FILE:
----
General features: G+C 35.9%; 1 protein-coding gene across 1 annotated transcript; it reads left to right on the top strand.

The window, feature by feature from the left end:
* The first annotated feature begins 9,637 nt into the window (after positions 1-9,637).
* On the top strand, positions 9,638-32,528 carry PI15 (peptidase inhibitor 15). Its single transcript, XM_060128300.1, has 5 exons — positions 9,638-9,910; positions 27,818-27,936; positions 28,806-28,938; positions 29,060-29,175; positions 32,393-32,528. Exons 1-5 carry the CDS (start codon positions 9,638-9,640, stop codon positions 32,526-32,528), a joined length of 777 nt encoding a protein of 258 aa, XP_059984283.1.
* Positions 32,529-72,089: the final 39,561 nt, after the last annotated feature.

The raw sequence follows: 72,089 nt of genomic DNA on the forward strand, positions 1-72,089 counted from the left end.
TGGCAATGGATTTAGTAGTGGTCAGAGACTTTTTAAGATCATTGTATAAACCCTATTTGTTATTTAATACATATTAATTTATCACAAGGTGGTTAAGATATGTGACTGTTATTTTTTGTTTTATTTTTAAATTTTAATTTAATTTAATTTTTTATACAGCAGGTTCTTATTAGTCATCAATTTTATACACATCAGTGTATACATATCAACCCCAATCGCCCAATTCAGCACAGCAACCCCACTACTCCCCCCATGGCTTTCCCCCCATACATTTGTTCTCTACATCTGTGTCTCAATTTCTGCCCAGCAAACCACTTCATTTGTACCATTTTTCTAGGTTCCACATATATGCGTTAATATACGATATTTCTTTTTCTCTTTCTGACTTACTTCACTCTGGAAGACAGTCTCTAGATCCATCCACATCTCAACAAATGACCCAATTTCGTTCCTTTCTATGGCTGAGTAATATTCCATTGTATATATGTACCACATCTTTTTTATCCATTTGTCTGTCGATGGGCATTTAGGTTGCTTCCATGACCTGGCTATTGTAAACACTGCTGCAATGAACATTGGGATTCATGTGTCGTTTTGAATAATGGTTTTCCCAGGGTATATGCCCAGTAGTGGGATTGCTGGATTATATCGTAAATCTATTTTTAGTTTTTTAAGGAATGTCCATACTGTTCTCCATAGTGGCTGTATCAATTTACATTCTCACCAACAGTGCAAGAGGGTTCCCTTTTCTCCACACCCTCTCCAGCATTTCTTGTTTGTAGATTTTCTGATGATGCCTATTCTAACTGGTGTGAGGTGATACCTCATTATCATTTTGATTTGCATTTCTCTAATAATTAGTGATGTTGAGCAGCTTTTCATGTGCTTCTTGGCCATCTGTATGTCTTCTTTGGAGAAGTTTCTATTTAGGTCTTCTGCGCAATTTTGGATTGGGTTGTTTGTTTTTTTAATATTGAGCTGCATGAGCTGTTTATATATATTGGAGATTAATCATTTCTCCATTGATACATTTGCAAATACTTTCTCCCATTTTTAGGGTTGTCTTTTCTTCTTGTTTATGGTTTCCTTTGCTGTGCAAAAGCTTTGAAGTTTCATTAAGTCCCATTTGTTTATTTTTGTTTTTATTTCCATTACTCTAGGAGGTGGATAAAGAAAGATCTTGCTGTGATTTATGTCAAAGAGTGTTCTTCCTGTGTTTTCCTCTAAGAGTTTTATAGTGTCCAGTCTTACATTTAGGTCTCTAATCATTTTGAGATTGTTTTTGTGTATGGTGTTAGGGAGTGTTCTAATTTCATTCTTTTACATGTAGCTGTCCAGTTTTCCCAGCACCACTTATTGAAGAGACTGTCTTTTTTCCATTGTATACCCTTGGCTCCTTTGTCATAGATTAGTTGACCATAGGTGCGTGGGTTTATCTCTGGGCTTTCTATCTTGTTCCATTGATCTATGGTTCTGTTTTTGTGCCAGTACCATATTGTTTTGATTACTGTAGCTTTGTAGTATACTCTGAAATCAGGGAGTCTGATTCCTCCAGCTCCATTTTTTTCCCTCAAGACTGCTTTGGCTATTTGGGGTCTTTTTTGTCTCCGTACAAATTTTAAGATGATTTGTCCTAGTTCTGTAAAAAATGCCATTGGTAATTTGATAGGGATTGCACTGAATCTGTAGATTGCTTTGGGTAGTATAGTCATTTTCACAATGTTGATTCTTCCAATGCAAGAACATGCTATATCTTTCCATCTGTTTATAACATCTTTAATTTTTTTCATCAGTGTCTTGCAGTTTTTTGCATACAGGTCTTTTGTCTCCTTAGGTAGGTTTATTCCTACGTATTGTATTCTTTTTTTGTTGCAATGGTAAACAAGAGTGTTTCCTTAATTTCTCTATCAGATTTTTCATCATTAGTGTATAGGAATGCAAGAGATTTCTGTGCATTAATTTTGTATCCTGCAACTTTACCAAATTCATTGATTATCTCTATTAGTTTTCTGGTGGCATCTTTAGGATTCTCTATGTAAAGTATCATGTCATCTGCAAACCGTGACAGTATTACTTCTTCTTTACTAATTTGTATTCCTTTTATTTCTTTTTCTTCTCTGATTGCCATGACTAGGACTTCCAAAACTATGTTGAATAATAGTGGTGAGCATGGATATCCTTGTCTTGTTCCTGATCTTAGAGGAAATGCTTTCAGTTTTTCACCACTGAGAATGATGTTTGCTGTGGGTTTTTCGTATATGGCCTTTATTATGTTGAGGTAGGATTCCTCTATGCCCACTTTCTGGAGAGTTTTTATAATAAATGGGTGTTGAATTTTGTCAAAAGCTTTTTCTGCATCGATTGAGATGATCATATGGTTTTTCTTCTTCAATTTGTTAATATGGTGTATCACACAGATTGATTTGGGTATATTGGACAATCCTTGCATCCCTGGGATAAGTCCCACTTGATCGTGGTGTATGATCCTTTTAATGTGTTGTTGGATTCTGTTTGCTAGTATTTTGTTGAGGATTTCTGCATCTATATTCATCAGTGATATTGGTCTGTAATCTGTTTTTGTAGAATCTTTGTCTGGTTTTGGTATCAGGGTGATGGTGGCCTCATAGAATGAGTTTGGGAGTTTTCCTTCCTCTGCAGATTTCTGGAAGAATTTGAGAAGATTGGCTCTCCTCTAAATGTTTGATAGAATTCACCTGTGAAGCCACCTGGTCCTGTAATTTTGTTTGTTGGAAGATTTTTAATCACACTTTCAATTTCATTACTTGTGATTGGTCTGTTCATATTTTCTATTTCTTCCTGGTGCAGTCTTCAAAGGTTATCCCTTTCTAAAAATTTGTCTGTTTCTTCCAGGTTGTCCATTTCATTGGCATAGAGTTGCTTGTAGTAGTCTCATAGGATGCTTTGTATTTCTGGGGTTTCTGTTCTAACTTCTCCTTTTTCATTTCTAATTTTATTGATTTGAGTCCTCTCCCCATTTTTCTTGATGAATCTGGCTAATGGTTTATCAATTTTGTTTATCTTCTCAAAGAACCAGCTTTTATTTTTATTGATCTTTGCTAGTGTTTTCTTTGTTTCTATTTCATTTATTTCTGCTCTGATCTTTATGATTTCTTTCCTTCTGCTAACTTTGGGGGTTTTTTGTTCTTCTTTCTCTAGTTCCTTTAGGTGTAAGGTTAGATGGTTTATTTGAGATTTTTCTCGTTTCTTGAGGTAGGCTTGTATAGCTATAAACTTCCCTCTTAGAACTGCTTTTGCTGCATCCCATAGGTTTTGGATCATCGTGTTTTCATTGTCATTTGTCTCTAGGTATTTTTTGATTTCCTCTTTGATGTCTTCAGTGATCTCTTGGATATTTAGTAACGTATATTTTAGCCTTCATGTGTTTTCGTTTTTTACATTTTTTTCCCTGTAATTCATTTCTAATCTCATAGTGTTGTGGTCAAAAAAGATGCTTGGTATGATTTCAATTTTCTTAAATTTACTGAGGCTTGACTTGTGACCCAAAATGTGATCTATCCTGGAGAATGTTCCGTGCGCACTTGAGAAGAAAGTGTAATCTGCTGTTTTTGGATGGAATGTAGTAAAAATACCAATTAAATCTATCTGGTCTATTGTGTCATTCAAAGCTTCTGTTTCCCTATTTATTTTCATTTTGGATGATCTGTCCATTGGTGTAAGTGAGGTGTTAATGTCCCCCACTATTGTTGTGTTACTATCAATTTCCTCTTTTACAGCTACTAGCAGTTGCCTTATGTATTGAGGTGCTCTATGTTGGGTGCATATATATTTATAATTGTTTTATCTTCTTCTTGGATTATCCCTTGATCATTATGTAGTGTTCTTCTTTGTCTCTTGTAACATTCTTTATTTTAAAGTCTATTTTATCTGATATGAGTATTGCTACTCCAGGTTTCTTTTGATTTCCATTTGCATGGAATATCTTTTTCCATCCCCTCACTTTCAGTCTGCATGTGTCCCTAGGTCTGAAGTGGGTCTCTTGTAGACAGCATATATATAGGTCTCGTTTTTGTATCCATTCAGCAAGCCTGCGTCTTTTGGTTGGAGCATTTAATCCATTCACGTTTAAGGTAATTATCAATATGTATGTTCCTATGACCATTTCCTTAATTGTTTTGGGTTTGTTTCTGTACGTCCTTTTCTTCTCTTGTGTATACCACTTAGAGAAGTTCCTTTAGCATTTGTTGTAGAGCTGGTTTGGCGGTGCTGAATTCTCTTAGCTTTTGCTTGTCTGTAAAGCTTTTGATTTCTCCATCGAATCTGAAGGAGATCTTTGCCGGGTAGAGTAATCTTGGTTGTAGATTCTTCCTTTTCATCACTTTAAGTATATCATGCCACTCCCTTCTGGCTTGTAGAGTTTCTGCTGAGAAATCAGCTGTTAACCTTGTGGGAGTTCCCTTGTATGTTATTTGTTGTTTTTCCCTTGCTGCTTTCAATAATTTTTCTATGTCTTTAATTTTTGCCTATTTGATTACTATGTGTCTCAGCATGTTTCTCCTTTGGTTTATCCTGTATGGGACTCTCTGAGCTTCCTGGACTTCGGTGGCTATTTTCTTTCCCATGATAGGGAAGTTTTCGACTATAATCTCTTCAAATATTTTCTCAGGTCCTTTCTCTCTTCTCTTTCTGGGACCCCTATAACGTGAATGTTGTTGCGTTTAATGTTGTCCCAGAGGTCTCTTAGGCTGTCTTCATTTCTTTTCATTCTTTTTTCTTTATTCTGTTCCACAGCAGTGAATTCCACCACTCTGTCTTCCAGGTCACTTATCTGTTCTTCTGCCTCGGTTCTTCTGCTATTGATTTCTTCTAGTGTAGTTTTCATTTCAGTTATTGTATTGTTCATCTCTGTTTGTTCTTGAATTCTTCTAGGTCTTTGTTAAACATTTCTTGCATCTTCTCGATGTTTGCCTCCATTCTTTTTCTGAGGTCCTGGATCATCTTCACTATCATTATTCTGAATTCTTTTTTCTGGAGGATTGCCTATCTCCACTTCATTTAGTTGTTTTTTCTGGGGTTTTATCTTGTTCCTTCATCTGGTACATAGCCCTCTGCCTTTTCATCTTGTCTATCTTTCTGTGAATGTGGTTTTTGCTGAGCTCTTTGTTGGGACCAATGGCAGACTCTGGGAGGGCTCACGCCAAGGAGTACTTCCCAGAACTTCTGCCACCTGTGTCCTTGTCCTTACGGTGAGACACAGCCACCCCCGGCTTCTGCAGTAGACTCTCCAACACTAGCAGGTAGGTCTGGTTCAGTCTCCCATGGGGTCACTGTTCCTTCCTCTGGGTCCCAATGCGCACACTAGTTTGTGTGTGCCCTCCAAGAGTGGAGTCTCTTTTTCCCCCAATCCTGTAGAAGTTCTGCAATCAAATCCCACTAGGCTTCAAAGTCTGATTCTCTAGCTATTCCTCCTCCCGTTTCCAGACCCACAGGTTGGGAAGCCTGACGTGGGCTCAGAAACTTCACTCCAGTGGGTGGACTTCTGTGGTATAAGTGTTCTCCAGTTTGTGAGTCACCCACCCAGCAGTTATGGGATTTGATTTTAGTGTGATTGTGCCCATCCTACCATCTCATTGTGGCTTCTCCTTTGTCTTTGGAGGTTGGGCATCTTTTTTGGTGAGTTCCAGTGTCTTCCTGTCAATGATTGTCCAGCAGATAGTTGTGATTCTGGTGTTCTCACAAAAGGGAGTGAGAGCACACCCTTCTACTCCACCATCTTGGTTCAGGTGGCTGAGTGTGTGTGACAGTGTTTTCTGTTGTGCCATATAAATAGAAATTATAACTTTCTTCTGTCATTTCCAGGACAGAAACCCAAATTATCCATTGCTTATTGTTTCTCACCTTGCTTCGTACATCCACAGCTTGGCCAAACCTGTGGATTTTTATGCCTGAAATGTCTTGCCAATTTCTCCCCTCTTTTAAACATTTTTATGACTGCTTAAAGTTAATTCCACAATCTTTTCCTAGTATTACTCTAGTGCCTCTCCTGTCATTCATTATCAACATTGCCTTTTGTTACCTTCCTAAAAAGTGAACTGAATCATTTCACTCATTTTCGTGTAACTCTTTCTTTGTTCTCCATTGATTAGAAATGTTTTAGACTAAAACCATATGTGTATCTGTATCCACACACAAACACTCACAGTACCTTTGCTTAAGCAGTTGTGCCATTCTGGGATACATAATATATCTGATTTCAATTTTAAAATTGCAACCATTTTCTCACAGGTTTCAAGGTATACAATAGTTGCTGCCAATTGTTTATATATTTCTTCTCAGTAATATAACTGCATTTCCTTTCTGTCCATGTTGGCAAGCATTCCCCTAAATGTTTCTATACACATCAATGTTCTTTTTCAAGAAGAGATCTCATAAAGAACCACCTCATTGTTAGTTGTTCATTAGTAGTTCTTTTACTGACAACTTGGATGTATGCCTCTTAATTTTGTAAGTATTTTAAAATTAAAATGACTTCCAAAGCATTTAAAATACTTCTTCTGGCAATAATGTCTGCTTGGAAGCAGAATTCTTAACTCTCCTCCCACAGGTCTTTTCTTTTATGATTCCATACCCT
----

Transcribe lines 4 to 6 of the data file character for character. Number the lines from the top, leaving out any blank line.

* On the top strand, positions 9,638-32,528 carry PI15 (peptidase inhibitor 15). Its single transcript, XM_060128300.1, has 5 exons — positions 9,638-9,910; positions 27,818-27,936; positions 28,806-28,938; positions 29,060-29,175; positions 32,393-32,528. Exons 1-5 carry the CDS (start codon positions 9,638-9,640, stop codon positions 32,526-32,528), a joined length of 777 nt encoding a protein of 258 aa, XP_059984283.1.
* Positions 32,529-72,089: the final 39,561 nt, after the last annotated feature.

The raw sequence follows: 72,089 nt of genomic DNA on the forward strand, positions 1-72,089 counted from the left end.